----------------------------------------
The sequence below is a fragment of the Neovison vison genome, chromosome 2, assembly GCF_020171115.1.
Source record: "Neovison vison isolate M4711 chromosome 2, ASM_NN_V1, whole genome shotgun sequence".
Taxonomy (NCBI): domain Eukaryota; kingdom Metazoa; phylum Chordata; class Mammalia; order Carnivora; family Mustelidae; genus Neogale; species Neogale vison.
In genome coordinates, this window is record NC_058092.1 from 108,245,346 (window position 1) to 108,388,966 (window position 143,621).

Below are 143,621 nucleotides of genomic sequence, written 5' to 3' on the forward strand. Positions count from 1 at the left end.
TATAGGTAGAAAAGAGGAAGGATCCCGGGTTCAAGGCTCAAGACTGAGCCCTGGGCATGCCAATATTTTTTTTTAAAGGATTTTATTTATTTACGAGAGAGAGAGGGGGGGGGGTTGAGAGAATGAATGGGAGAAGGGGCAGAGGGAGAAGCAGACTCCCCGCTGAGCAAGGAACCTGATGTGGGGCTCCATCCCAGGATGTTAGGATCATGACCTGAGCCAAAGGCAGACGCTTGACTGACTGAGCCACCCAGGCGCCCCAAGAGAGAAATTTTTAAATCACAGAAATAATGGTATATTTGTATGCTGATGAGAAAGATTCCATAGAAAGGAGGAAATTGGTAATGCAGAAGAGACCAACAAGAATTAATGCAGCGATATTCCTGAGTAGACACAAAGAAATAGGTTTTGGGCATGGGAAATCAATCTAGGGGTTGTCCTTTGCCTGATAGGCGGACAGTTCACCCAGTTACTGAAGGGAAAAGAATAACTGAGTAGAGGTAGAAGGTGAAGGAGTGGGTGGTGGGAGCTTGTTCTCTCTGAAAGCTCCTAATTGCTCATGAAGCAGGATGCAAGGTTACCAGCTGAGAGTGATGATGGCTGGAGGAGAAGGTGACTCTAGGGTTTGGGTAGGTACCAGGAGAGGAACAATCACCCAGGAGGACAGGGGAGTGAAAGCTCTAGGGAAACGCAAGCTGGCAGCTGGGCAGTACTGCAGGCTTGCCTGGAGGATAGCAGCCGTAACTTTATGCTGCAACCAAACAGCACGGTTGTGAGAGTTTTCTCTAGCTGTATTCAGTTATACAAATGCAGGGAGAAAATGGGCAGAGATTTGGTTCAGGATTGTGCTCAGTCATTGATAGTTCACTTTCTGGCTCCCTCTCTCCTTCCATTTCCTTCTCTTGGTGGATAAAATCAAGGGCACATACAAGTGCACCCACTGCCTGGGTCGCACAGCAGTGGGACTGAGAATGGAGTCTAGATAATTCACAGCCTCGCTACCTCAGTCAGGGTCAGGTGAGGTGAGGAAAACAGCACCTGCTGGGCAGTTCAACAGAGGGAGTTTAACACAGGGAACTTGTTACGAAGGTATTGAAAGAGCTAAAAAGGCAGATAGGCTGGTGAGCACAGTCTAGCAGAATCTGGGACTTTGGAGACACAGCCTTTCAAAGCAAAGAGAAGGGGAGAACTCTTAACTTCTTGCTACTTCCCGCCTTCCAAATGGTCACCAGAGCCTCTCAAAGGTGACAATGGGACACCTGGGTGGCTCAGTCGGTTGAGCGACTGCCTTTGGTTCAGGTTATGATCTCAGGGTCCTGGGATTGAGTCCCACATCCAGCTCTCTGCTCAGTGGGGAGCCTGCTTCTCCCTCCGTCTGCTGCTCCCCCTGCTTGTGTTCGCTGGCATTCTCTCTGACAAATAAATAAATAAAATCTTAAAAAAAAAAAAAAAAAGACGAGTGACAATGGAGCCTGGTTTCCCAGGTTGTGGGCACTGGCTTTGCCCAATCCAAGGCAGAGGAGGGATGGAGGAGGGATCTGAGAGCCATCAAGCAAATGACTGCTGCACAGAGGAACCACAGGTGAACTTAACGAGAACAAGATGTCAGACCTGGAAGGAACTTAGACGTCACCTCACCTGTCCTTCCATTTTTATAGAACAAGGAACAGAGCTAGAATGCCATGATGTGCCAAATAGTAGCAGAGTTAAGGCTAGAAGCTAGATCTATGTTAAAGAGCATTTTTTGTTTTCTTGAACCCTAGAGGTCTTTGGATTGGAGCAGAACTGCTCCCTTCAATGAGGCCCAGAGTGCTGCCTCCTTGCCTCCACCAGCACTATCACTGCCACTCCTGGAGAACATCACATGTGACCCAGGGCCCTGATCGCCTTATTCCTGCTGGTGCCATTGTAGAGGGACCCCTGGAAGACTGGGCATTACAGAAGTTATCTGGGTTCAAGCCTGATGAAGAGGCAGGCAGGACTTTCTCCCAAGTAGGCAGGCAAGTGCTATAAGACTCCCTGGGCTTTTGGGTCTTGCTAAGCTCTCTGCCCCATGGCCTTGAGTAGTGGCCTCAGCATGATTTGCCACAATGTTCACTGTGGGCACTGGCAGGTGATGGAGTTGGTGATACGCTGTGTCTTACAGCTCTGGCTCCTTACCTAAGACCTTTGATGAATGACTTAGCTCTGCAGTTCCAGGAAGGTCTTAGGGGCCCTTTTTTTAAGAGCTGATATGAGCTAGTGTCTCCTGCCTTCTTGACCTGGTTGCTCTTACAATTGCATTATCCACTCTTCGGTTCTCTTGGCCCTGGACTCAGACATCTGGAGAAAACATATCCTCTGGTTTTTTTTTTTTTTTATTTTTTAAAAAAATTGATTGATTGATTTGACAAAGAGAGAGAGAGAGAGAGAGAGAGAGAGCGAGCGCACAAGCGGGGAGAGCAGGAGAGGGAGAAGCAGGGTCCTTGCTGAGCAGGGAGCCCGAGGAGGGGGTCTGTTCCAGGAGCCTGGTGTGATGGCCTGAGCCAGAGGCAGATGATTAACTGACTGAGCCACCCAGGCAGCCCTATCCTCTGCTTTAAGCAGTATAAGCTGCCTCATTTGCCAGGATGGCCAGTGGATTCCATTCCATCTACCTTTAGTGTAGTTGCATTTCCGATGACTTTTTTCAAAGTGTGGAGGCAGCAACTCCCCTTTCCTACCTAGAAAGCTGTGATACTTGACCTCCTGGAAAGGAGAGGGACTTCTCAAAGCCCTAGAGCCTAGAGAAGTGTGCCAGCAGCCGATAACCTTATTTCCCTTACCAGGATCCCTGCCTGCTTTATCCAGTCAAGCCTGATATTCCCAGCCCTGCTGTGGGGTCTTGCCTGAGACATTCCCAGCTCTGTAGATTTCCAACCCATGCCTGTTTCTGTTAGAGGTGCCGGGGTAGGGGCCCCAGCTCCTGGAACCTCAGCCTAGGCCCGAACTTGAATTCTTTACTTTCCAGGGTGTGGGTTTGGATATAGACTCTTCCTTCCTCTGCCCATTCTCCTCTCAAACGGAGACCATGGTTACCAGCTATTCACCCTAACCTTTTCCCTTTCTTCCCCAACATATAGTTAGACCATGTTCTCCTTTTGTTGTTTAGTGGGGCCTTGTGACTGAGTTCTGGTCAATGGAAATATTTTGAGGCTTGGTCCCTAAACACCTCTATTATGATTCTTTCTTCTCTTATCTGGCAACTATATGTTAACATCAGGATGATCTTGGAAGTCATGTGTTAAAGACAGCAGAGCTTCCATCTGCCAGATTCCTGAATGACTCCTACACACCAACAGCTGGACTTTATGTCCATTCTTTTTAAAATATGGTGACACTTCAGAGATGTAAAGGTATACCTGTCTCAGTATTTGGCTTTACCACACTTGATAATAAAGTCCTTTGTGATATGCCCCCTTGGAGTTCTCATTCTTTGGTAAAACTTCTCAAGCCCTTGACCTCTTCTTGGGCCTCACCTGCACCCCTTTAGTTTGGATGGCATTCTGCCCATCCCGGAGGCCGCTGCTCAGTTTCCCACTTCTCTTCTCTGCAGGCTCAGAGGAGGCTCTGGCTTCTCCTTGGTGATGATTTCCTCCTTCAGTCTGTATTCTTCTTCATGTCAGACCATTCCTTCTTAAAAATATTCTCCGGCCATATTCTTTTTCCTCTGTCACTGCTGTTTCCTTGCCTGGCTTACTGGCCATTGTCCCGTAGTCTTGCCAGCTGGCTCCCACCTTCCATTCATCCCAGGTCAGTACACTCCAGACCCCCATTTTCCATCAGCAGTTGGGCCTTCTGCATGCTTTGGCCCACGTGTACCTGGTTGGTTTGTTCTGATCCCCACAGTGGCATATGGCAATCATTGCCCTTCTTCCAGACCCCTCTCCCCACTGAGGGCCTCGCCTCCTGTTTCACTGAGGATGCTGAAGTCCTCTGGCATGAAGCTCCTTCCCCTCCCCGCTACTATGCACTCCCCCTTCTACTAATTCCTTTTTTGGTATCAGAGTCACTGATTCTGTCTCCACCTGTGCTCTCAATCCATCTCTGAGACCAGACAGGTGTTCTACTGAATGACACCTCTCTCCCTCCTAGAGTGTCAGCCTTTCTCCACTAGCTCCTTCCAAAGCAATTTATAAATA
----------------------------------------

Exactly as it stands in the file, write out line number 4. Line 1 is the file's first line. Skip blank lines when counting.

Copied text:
In genome coordinates, this window is record NC_058092.1 from 108,245,346 (window position 1) to 108,388,966 (window position 143,621).